Through the next gate and we are back in another enclosed woodland – my favourite spot on the trail: Bird Central. With little streams, abundant varieties of flora and fauna, talk oaks, straight birches, ivy and moss, the habitats attract the most amazing array of birds. In fact, the only places they seem to steer well clear of are the bird boxes placed on trees by well-meaning humans who think they know what’s good for them. In April this area is a cathedral of bird song. Many people think about taking a camera and binoculars along to a birdwatch. No bad thing, but for me, the auditory qualities are what makes this place so special and I always bring along a means to record some of the sounds on days when the wind has supressed the traffic noise in the background.
In fact from April onwards, you are probably using your ears more than your eyes. Get there in March before the blossom is out and you will see more with those binoculars.
In recent years Goldcrests and have taken residence and they are remarkably tame little birds. They are not that noticeable because of their size – as small, sometimes smaller, than a wren – and their call is right up at our upper hearing range. So they are the perfect model on which to test how sensitive your perception of nature is.
Stand by the bridge next to the stream. Take in all the sounds. Filter out the ones you know and tune in to upper range. Most of the high-pitched ones are tits. If you can recognise their call, you can probably pick out a goldcrest because it’s higher. The sound is a tingly five or six-phrase call repeated quietly, never varied. Once you have picked it out, it becomes hypnotic. Next try and focus your attention on where it is coming from. Goldcrests often give themselves away by fluttering, hover-style next to a bit of vegetation. If you wait for this behaviour, you will be rewarded with a view of the most beautifully delicate creature crowned by a plume of yellow on its forehead. And without any sudden movements, it will let you get in close enough for a picture - although a selfie is probably pushing it!
At the end of this path by the stream, you can either head back to the orchard to your right or go for the extended trail straight ahead.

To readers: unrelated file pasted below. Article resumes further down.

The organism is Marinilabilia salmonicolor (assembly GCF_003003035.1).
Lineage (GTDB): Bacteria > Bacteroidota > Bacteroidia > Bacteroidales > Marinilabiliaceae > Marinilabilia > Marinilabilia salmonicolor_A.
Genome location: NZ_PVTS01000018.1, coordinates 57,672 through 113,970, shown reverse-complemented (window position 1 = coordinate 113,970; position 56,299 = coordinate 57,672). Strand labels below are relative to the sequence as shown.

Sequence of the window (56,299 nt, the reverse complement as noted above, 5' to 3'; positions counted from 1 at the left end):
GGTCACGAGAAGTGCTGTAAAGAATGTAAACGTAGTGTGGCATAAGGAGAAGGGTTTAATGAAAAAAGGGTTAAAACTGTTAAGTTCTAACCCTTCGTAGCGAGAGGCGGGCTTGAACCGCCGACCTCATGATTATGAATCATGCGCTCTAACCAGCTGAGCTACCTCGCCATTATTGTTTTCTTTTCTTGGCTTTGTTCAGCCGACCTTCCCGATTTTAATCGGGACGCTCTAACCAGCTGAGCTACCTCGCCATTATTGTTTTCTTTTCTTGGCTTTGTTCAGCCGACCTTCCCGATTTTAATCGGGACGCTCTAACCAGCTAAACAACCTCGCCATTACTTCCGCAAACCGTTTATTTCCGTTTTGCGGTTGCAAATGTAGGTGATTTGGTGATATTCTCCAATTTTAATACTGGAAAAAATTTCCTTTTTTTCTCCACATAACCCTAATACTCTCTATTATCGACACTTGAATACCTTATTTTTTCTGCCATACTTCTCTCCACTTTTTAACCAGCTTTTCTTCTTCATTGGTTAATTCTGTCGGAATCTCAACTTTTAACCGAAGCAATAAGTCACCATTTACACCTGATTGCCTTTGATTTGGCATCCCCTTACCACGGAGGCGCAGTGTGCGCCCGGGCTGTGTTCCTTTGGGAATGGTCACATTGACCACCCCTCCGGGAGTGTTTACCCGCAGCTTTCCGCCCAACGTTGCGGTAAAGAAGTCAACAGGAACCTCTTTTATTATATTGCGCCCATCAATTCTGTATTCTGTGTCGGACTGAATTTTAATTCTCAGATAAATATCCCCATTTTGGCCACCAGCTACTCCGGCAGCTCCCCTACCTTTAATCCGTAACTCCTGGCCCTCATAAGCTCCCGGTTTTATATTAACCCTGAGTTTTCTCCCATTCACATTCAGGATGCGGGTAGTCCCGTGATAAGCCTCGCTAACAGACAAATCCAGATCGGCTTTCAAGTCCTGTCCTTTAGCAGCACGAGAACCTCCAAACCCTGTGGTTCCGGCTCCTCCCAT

The extended trail offers up a more scenic route passing by marshland and farmland hills to the south, a more enclosed area before skirting around a gorse-like field which takes you back to the orchard.
Of the entire trail I would say its lack of steep and difficult terrain makes it suitable for all walkers, young and old, lazy and energetic. That means you can focus on the views or tuning in to the wildlife as you wish.
The Trust do a generally excellent job of managing the woods although sometimes I wonder if they over-manage sometimes. For example, I am concerned about particular trees being felled which I know are habitats for certain birds. There are dead trees where I know woodpeckers nest and inauspicious looking ivy-covered stumps that are homes to the goldcrests year after year.
And I haven’t mentioned the other scourge of the woods, and a much bigger threat than dogs – the ubiquitous squirrel. Having almost wiped out the population of the indigenous red, the grey feasts upon the eggs and food of birds. Rarely have I been to the bird hide at Occombe and not seen this vermin devouring the contents of birdfeeders. Contrary to general opinion, greys are not protected and managing their population in a humane way must be a priority of every landowner.
My other concern was the sight a few weeks ago of two guys dressed in fatigues and carrying shotguns standing next to a hedge in farmland adjacent to the extended trail. Sadly the object of their shoot was not squirrels but pheasants, pigeons and it seemed anything else that happened to fly over their heads. Needless to say, it brought my birdwatch session to an abrupt end.
I cannot finish without mentioning that it is all completely free: the parking, the trail and the rest. It is all funded by the other activities that the Trust get up to, most notably, the beer festival. And while I find the festival no longer to my taste, every time it comes around I raise a glass of my favourite brew to the flock of boozers in thanks at funding my avian excursions.

1  Thank Dave J
This review is the subjective opinion of a TripAdvisor member and not of TripAdvisor LLC
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Reviewed 16 February 2017

Went in for a quick cuppa but the service was slow and rather disorganised. Grand daughter enjoyed seeing cows.

Thank Bikelovertoo
This review is the subjective opinion of a TripAdvisor member and not of TripAdvisor LLC